The city of Chattam Borough in New Jersey has built a speed breaker by elevating the crosswalk. The New York Times published this information in the early twentieth century, decades before Compton invented the traffic control bump.
The idea arose while the Chattam government discussed how to make the road surface uneven in many municipalities around the country to slow down vehicle speed.
Finally, they came up with the idea of making the crosswalk 5 inches higher than the road level. It is a kind of coercive way of governing. The driver will have no choice but to lower the speed of his vehicle when he sees this mound in front of his eyes.
On April 22, 1906, this idea was implemented on Chattam Street and then published by many media, such as local newspapers and the New York Times. That day went down in automotive history as well. The authority is in charge of automobile speed control for the first time.
However, as technology advances, so does the automotive industry. The industry has released many car models. As a result, Chatham’s first speed bump becomes increasingly hazardous to road users, particularly drivers.
The year Arthur Holy Compton, as previously noted, created a contemporary version of the speed bump known as the traffic control bump. For years, this version has overtaken the Chattam version.
The design of speed bumps is also evolving. This calming traffic measure has long been shaped like a parabolic form with a high curving top in the centre.
This is intended to prevent collisions when emergency vehicles such as ambulances and fire trucks pass by a road but cannot see the speed signage on the driveway.
Installation of speed bumps on the road is often carried out in conjunction with road construction. This method is specifically for speed bumps made of asphalt and concrete. That is when the concrete pavement process is carried out.
Recently, ground speed bumps made of asphalt and concrete have been used less and less. Several other options are cheaper and easier to move, such as rubber, plastic, metal, tarmac, etc.
When were speed bumps introduced in the UK?
Speed bumps were first implemented on UK roads in 1983. However, this traffic safety device existed several years earlier on European roads around the 1970s.
At this time, European urban planning and transportation engineers are trying to put in place traffic safety methods, including these speed barrier tools.
But unfortunately, it wasn’t easy to do because of the high traffic volume in Europe then. As a result of the automotive world’s rapid expansion, this tragedy was triggered by the large-scale manufacture of numerous modern vehicles.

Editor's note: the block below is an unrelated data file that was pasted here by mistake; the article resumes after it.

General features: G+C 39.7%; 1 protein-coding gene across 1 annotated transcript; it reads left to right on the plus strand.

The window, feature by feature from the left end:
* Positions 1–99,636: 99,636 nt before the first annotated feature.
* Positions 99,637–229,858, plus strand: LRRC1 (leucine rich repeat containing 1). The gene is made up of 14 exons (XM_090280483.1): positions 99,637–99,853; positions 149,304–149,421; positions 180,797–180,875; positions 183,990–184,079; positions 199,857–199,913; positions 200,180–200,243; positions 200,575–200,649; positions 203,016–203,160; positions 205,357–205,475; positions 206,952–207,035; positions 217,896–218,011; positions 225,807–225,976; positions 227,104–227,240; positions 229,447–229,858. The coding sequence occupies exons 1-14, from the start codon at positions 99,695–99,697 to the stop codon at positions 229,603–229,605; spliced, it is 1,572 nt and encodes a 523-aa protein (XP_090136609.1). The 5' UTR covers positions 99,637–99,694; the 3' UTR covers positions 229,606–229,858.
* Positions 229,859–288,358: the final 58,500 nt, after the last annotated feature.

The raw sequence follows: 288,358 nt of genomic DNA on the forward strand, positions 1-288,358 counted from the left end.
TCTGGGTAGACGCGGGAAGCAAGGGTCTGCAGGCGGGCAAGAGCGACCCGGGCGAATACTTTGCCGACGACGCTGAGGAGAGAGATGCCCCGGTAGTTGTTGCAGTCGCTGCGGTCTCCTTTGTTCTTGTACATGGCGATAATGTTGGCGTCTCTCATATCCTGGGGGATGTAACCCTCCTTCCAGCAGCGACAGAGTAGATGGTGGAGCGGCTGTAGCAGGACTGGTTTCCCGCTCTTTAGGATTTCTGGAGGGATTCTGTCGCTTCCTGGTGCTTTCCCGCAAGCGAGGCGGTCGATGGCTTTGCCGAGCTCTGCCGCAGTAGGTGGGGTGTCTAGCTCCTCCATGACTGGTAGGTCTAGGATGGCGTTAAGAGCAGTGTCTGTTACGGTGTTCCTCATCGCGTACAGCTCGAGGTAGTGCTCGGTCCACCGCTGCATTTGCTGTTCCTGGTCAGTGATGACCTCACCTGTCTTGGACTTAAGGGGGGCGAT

According to Department of Transportation regulations in the United Kingdom, the installation of speed bumps must be coordinated with the municipal council’s traffic plan committee, which is in charge of planning the installation of speed bumps. Please remember that these driving regulations were recently established in the United Kingdom.
According to UK traffic data, there are around 42,000 speed bumps across the country. They are most commonly seen in school, work, slow, and pedestrian zones.
Speed bumps dimension in the UK
See below important points:
- According to UK federal traffic rules, a suitable speed bump should have a height of no less than 25 mm and a length of no less than 900 mm.
- The elevated part of the speed bump should be no more than 100 mm to avoid damaging the automobile.
- Because of these dimensions, all cars will be forced to slow down to 5 miles per hour.
- As a result, warning signs, speed limit signs, or pedestrian signals must be placed several meters before the speed bump to alert cars.
A speed bump is a very important traffic management tool.
Besides reducing vehicle speed, this tool also functions to regulate parking space. These calming traffic measures are commonly found in the neighbourhood, parking lots, road crossings, accident-prone areas, school crossings, and pedestrian crossings.
This article introduced some interesting historical knowledge about speed bumps. By knowing the history of speed bumps, we can better understand the benefits of speed bumps for pedestrian safety, calm traffic acceleration, slow traffic, bicycle safety, and management of parking lots.
To learn more, we advise you to refer to the following pages: